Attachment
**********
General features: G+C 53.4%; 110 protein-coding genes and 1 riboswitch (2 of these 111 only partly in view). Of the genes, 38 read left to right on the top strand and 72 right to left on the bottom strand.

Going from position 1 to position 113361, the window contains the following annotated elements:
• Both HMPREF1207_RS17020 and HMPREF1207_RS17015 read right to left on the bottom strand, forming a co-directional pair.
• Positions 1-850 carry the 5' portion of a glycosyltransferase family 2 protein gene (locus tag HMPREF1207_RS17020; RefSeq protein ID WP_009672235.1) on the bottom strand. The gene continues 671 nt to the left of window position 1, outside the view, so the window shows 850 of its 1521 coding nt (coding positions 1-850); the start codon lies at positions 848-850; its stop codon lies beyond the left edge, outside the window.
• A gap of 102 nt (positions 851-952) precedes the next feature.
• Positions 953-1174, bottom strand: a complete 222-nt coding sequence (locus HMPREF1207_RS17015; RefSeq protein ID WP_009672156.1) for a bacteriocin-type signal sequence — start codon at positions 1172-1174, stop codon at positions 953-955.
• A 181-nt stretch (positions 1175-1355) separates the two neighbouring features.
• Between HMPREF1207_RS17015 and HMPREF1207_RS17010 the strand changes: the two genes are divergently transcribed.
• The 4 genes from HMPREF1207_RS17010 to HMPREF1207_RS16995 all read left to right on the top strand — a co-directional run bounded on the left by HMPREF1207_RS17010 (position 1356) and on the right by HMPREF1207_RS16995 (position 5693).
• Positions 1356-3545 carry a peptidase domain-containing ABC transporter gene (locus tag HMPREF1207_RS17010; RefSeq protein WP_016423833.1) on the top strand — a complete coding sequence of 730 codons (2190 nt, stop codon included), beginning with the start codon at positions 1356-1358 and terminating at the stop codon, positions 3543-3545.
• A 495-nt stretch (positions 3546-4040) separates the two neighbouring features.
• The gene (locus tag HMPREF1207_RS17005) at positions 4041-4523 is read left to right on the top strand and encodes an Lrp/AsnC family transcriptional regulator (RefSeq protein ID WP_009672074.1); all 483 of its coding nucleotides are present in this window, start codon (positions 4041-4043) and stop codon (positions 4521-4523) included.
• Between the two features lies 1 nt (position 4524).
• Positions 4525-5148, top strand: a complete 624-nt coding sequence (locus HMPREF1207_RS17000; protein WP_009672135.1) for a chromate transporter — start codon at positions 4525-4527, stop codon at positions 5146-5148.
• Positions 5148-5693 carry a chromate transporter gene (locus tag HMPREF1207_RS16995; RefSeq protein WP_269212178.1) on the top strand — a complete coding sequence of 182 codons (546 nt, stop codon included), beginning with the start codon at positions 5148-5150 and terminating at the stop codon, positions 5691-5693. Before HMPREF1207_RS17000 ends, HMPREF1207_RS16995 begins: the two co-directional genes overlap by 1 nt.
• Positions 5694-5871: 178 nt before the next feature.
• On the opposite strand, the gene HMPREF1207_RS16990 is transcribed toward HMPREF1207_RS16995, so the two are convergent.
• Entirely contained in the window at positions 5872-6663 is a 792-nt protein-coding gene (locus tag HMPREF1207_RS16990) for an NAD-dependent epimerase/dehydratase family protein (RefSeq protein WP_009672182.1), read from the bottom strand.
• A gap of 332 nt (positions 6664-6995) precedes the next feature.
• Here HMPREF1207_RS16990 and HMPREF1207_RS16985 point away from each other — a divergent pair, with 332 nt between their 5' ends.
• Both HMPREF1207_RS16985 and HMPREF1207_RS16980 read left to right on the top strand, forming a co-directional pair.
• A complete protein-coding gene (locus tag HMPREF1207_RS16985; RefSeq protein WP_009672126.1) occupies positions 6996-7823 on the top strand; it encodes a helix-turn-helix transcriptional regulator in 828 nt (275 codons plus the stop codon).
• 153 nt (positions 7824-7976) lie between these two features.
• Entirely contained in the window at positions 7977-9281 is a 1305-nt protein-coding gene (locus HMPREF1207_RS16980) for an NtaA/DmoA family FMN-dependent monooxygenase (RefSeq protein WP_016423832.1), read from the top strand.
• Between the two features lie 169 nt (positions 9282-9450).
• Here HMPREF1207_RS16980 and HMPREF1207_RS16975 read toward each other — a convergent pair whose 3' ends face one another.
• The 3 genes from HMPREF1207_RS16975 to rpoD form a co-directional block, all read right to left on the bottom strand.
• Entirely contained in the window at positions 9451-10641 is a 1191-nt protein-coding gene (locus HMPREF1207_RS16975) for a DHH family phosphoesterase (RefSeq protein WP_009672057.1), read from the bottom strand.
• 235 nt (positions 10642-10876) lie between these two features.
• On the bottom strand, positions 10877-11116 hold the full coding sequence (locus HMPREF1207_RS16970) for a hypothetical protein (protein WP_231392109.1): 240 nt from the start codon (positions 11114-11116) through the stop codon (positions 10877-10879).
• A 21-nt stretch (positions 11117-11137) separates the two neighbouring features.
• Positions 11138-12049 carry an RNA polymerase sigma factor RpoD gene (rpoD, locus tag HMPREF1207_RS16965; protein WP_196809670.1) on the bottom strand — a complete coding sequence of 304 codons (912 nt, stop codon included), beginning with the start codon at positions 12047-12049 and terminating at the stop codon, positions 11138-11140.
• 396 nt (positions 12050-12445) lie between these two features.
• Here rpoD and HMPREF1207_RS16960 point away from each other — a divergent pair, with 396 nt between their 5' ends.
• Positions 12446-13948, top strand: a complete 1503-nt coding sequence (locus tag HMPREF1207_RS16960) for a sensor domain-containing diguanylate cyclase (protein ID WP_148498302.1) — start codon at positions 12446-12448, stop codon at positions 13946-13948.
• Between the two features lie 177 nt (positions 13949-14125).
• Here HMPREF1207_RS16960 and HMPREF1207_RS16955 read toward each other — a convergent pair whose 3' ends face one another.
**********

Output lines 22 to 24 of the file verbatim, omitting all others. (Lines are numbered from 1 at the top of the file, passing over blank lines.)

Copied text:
• A complete protein-coding gene (locus tag HMPREF1207_RS16985; RefSeq protein WP_009672126.1) occupies positions 6996-7823 on the top strand; it encodes a helix-turn-helix transcriptional regulator in 828 nt (275 codons plus the stop codon).
• 153 nt (positions 7824-7976) lie between these two features.
• Entirely contained in the window at positions 7977-9281 is a 1305-nt protein-coding gene (locus HMPREF1207_RS16980) for an NtaA/DmoA family FMN-dependent monooxygenase (RefSeq protein WP_016423832.1), read from the top strand.